3.1. Preparing the ground

The whole range of these issues also led the research team of the Office quebecois de la langue française to look at the best means of carrying out the mandate from the Government. The first important decision was to use the indicators that had already been published and the surveys that had already been carried out and submit all of this to a group of experts, members of the Monitoring Committee and others. Another decision, - not the least important - was that of setting up two working groups for the questions that had not been formally addressed previously, the quality and mastery of the French language and behaviour and attitudes of the different language groups.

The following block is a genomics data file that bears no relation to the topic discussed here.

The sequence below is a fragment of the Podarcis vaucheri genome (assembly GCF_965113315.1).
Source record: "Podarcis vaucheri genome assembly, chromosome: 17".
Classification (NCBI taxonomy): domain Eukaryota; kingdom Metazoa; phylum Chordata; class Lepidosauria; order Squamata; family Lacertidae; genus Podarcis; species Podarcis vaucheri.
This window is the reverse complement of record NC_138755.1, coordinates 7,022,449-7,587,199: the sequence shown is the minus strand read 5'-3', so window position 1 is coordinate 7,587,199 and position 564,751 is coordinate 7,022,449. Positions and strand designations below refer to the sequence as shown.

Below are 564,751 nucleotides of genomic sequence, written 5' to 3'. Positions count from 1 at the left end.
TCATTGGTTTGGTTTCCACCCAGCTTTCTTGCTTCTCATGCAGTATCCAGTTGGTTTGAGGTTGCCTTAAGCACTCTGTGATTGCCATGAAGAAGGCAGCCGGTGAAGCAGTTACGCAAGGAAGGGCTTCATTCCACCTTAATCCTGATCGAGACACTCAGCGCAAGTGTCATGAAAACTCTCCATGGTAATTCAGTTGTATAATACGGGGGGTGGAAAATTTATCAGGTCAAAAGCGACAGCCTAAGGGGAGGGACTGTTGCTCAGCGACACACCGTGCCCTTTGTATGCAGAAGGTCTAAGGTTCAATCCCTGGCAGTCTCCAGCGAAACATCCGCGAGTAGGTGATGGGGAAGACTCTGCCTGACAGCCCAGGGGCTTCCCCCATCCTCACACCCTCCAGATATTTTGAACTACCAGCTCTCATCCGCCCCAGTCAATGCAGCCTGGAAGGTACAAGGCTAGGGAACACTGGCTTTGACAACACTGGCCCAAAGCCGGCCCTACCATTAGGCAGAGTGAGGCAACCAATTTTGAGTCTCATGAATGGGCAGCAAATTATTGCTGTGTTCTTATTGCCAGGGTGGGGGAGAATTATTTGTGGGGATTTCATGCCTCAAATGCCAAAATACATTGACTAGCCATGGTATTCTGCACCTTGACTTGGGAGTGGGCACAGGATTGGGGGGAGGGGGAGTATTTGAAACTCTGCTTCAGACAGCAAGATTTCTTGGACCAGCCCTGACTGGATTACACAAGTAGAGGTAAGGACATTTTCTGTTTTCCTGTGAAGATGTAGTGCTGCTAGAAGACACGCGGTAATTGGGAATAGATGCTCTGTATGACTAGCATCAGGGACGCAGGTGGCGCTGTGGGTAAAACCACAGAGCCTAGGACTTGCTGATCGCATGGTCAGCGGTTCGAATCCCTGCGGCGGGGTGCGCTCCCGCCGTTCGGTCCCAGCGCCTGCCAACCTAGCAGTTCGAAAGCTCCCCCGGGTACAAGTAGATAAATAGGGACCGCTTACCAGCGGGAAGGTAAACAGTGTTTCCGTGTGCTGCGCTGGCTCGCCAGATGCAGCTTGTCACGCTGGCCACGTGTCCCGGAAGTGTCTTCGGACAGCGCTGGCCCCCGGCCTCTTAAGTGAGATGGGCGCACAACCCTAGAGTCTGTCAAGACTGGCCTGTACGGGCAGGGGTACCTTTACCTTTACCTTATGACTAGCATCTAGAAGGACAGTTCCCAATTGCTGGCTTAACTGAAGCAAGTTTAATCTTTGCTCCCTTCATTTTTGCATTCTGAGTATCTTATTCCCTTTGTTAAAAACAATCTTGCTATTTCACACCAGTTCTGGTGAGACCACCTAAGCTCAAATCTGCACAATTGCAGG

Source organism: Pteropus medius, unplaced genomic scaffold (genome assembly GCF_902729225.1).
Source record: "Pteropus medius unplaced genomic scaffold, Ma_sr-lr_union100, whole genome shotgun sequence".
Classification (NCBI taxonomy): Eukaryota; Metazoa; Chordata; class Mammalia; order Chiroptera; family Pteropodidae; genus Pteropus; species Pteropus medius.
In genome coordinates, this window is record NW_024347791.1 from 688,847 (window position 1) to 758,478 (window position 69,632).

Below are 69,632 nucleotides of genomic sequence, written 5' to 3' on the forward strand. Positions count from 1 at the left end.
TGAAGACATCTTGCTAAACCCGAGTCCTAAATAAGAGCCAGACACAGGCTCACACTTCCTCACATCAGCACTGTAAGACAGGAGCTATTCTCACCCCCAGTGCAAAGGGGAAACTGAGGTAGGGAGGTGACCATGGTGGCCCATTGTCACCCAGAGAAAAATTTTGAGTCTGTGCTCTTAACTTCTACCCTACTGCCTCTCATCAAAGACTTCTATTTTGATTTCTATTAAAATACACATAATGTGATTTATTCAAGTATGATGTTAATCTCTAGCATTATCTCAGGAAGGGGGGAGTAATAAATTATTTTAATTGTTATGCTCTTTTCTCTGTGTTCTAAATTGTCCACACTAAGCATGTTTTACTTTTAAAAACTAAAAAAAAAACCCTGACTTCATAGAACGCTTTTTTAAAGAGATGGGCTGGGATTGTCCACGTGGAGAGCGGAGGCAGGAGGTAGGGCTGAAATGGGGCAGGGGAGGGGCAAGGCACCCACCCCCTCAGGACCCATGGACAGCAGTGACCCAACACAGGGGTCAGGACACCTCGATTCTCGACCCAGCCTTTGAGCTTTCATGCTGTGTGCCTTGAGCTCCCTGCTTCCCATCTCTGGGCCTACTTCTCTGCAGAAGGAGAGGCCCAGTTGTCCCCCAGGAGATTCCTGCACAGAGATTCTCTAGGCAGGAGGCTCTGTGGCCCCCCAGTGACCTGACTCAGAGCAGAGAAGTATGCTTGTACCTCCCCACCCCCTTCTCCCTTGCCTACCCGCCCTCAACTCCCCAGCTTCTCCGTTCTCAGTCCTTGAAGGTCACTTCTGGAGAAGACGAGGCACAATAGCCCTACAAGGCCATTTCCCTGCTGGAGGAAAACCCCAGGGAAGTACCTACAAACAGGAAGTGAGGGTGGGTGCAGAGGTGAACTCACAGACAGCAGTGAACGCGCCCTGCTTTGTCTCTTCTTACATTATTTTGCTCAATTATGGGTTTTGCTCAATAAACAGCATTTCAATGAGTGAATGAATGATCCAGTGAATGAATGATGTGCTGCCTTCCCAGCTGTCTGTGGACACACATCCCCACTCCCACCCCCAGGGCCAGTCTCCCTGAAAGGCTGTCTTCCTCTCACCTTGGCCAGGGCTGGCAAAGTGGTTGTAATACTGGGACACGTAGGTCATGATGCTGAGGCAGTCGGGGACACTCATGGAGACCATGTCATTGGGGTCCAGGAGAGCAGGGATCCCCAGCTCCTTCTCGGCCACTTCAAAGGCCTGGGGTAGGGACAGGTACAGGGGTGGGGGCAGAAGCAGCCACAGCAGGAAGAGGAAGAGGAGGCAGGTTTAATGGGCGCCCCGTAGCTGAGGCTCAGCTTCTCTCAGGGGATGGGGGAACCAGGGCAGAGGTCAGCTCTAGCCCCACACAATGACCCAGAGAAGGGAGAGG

3.1.1. Brain-storming Session

The idea of consulting experts lead the research team in November 2002 to organise a brain-storming session on the following questions, already covered by the 1996 Survey: language and population, language and immigration, language and education, language and communications, language and information technology, language and earnings, francisation of the workplace, and finally the language of business and commerce. The objectives of this session had been defined in the following way :

a) orientating the research as quickly as possible in the domains;

b) obtaining scientific opinion from researchers in this area;

c) structuring vertically the work that needed to be carried out to achieve proper monitoring;

d) examine the means that would have to be put in place to ensure improved partnership (another session, colloquia, stages…).